As a community health assistant, I offer support supervision to community health volunteers as defined in the policy. I appreciate the draft Makueni Community Health Policy document that considers people living with disability and home-based care as part of the community health service package. Still, I look forward to a future where policies will be responsive to community health service providers living with disabilities, even if they are few. The stigma of a disability has barred people with great potential from exploring different career paths.
Delayed milestones are one of the indicators community health volunteers track for child health and development. One of the community health units has already identified four children with disabilities who can benefit from physiotherapy services; however, the guardians cannot raise funds for transport. I know many in the community are yet to be identified.
I am already aware of the increasing burden of non-communicable diseases. Long-term complications of non-communicable can be attributed to late diagnosis and non-adherence to medication. If their capacity is built and increased, the community health workforce shall relieve households’ socio-economic burden of managing these complications, contributing to disability.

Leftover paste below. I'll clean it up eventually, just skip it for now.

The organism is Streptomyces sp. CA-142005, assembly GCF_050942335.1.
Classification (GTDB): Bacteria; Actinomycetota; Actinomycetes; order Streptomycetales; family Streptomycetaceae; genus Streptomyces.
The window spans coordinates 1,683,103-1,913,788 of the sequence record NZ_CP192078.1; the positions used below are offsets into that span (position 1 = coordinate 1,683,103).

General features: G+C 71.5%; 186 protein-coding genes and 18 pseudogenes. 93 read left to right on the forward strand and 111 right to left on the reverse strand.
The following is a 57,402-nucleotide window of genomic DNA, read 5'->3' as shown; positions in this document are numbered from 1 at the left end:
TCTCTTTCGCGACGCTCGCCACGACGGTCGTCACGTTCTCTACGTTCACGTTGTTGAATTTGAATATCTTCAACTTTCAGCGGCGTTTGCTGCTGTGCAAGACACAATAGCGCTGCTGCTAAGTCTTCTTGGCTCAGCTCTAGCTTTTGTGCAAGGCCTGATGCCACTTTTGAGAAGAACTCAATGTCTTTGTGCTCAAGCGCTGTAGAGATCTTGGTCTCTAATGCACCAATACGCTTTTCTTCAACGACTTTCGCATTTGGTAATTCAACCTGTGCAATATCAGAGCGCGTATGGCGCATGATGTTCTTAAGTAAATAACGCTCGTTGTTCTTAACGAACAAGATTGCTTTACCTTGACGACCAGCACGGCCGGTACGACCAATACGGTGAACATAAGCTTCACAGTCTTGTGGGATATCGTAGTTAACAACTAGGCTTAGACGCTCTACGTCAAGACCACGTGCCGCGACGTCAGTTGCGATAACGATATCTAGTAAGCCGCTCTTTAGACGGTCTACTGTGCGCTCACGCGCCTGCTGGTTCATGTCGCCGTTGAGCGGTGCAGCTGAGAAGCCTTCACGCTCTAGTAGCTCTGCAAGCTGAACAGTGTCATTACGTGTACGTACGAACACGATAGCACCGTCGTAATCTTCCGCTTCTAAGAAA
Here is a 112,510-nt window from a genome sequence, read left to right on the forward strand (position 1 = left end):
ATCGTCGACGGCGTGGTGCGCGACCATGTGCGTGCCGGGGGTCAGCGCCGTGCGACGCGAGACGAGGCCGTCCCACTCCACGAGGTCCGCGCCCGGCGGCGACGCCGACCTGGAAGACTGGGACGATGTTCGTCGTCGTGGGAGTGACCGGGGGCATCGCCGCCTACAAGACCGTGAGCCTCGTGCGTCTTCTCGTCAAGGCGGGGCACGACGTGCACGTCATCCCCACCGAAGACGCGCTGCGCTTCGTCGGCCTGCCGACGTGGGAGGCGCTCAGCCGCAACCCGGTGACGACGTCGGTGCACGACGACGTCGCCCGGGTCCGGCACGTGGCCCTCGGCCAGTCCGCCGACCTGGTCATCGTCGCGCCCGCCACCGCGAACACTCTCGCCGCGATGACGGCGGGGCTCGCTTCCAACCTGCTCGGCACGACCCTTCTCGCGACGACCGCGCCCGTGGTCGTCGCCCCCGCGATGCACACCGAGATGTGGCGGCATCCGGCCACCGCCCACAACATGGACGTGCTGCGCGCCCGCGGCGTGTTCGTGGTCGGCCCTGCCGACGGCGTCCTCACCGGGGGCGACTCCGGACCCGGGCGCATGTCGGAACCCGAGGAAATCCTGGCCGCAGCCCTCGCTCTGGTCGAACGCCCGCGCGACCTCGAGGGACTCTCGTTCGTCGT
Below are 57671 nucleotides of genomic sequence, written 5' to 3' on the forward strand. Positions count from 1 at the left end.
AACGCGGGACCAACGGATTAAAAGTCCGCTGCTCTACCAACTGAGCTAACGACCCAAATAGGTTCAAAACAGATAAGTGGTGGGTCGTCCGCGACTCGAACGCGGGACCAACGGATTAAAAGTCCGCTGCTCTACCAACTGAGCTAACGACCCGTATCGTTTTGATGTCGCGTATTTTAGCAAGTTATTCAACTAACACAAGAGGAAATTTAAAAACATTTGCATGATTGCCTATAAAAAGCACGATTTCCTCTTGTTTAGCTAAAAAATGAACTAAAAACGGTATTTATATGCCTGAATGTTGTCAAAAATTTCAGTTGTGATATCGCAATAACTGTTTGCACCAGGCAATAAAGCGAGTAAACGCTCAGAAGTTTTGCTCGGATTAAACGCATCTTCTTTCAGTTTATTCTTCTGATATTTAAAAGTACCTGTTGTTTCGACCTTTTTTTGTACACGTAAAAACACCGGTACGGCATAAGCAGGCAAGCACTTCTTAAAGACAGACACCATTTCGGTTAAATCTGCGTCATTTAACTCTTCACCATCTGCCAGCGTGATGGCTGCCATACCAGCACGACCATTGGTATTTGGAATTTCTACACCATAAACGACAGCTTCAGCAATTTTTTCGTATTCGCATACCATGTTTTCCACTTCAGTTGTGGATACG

What is your typical day like?
The community health assistant position entails health service delivery at the household level. Working at the household level throughout is a challenge for me; however, I have developed strategies to reach out to high-priority households with the help of community health volunteers and my public health colleagues. I usually leverage on home visits, and leverage focused dialogue and action days to disseminate key messages to the target audience. Unfortunately, I do not support community health volunteers as expected because I was not oriented or trained since deployment.
The Basic Module training is meant to build the capacity of community health volunteers in terms of disease prevention, health promotion, and simple curative care to lead and help their communities in health improvement interventions. It is the initial training for all community health workforce in Kenya. I appreciate that the county government has funded the co-facilitated training by the Financing Alliance for Health. The training was an eye-opener. I have learned the importance of comprehensive planning before executing community health activities and the importance of quality data. I will do a consolidated work plan with the community health volunteers for more focused community service delivery.